YouTube inadvertently runs ads on AIDS denial videos

Big brands, including Mercedes Benz and Toyota, were affected.

Richard Nieva Former senior reporter
Richard Nieva was a senior reporter for CNET News, focusing on Google and Yahoo. He previously worked for PandoDaily and Fortune Magazine, and his writing has appeared in The New York Times, on CNNMoney.com and on CJR.org.
Richard Nieva
2 min read

YouTube is facing another advertiser controversy. 


YouTube is under scrutiny again for failing to catch objectionable content.

The Google-owned video site apologized on Thursday for running ads from major brands against fake medical news and AIDS denial content. The brands included Mercedes Benz , Toyota and Wix, a platform that helps people create websites, according to Adweek.

The videos included assertions that HIV infections aren't dangerous and that HIV doesn't lead to AIDS, Adweek reported. YouTube has stopped running ads against the videos.

A YouTube spokesman acknowledged its filters hadn't caught the videos and apologized for the incident. 

"We immediately removed ads on violating videos and credited advertisers," a YouTube spokesman said in a statement. "While our system and controls work as intended 99% of the time, there are a small number of instances where they do not and we are committed to closing that gap even further."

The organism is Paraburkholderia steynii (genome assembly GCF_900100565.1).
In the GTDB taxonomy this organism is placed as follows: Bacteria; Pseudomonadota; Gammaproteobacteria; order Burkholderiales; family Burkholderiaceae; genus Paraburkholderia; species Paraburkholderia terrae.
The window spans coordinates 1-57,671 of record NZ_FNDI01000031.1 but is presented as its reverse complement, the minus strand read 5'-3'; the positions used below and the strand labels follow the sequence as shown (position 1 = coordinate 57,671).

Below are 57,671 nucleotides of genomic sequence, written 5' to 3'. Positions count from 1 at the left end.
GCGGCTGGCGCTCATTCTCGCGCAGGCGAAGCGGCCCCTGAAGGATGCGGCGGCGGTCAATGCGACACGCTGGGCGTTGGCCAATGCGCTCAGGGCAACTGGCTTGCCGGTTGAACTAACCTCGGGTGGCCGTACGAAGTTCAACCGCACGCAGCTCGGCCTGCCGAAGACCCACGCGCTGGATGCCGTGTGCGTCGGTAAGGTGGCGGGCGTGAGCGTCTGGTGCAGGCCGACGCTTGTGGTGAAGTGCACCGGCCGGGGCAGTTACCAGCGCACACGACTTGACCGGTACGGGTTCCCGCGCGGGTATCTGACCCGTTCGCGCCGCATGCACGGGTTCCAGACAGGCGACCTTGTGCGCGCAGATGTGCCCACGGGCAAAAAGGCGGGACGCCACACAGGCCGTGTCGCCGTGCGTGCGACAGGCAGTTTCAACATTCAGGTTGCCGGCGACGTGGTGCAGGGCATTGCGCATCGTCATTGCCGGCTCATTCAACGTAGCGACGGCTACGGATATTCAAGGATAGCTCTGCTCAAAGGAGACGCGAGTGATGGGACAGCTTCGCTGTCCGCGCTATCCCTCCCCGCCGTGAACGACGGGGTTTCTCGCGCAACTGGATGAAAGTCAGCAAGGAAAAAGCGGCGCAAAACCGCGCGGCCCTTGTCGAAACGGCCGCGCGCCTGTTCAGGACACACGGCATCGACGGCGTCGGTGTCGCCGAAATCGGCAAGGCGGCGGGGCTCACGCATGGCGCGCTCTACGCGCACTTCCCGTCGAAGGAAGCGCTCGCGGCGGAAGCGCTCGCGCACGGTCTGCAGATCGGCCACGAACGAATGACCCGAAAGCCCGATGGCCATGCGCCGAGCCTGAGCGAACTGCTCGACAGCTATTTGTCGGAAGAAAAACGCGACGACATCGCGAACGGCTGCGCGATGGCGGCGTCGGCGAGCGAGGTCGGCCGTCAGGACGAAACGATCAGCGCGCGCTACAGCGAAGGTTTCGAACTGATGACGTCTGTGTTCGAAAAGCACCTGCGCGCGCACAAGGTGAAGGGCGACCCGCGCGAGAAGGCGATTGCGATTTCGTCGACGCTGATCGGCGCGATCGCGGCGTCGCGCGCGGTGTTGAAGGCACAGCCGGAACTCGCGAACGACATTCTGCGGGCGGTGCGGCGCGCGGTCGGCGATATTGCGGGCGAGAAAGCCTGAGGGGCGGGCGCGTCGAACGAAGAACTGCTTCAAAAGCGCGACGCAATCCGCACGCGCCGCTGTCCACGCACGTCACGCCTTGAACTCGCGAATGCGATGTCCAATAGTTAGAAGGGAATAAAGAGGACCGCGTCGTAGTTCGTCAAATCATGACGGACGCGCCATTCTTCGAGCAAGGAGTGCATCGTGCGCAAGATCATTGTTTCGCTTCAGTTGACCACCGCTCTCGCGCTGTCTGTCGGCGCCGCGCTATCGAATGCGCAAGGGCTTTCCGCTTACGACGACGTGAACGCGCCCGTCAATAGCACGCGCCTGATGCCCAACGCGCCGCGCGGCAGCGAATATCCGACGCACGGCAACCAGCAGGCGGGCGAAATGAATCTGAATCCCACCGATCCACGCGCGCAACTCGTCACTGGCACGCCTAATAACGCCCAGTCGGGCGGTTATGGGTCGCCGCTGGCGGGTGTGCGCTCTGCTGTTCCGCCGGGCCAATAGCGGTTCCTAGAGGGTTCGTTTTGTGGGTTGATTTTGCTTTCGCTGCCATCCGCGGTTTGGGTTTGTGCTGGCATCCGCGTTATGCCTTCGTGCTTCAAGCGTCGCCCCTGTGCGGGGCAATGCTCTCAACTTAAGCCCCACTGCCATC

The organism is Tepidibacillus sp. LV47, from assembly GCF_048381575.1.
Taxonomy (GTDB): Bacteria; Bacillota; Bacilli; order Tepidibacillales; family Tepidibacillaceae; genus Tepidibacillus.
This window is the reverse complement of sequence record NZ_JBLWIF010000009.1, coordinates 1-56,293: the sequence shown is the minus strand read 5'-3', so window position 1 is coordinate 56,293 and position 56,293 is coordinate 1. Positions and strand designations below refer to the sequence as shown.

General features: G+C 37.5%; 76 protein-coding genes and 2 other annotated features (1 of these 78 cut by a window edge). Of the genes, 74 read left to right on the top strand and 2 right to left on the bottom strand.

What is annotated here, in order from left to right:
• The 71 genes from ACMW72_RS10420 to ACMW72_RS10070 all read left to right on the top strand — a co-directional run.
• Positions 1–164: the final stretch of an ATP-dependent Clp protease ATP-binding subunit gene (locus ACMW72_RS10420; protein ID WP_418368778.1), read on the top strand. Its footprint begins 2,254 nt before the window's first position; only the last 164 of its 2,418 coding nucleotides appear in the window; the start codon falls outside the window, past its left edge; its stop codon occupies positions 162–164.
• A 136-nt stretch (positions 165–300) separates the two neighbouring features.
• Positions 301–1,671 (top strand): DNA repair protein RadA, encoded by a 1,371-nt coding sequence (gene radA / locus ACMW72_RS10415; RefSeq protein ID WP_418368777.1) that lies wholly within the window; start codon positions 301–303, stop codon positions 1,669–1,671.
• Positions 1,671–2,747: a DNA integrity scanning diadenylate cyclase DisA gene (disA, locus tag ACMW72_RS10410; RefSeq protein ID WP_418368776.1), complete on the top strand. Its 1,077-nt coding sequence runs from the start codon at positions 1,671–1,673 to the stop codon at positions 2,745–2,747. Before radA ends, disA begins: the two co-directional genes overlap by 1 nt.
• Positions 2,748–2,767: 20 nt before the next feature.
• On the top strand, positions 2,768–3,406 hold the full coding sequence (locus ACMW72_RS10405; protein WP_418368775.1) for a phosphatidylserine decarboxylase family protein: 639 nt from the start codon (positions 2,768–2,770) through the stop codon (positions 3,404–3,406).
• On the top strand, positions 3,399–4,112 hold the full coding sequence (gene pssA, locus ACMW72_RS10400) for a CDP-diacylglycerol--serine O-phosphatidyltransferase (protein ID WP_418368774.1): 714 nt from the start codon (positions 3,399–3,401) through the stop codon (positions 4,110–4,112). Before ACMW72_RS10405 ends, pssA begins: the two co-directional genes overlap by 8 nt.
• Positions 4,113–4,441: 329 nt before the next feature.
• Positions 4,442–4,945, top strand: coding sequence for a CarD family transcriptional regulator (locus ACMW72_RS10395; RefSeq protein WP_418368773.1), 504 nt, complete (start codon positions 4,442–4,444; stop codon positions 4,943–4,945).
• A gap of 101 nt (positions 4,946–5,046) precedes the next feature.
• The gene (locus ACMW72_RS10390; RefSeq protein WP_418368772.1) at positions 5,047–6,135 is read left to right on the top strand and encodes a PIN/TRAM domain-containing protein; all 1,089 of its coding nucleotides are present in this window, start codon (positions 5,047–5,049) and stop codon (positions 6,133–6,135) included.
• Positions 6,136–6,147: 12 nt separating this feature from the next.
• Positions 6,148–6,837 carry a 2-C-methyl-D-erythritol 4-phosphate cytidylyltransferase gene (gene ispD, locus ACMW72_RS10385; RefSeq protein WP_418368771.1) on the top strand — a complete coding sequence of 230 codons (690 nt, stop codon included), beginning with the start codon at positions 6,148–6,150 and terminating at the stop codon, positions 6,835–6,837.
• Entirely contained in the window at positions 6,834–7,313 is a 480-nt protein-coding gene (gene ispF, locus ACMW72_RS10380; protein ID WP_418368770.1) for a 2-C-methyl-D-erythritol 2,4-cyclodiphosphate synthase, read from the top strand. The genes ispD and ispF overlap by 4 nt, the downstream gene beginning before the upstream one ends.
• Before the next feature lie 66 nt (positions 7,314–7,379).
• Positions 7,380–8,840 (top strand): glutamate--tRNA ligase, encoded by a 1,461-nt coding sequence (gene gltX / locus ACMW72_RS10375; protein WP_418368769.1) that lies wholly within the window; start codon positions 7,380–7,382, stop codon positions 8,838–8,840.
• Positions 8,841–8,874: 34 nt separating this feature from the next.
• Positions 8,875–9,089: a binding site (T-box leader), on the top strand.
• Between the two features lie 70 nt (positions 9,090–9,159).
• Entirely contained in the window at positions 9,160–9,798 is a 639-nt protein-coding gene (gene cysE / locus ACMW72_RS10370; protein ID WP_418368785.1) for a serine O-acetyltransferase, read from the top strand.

The company said the videos had very little reach and earned less than $100 in total over the last two months.

Representatives from Mercedes, Toyota and Wix didn't immediately return requests for comment.

The controversy comes as giant tech companies grapple with how to deal with content on their platforms. 

YouTube has said it was adding 10,000 human moderators to its team for flagging content. The company also uses software and machine learning to flag inappropriate content. 

Facebook has been scrutinized for misinformation and toxic content on its platform too. In response, CEO Mark Zuckerberg has said he's adding 20,000 moderators to the social network's security teams.

Last year, YouTube faced an advertiser boycott after its automated technology ran ads against extremist videos, including one that featured former Ku Klux Klan leader David Duke. The British government, AT&T and Johnson & Johnson were among advertisers that ditched the platform. 

Google CFO Ruth Porat later said that most of the advertisers that left YouTube eventually returned.

YouTube also drew controversy last year for inappropriate videos on YouTube Kids, a version of the site that's meant to be child friendly. The service's filters failed to recognize or remove some videos that featured disturbing imagery but were aimed at children. The images included Mickey Mouse lying in a pool of blood and a claymation version of Spider Man urinating on Elsa, the Disney princess from "Frozen."

The company responded by updating its policies to include blocking of inappropriate comments on videos featuring minors and providing guidance for creators who make family-friendly content.

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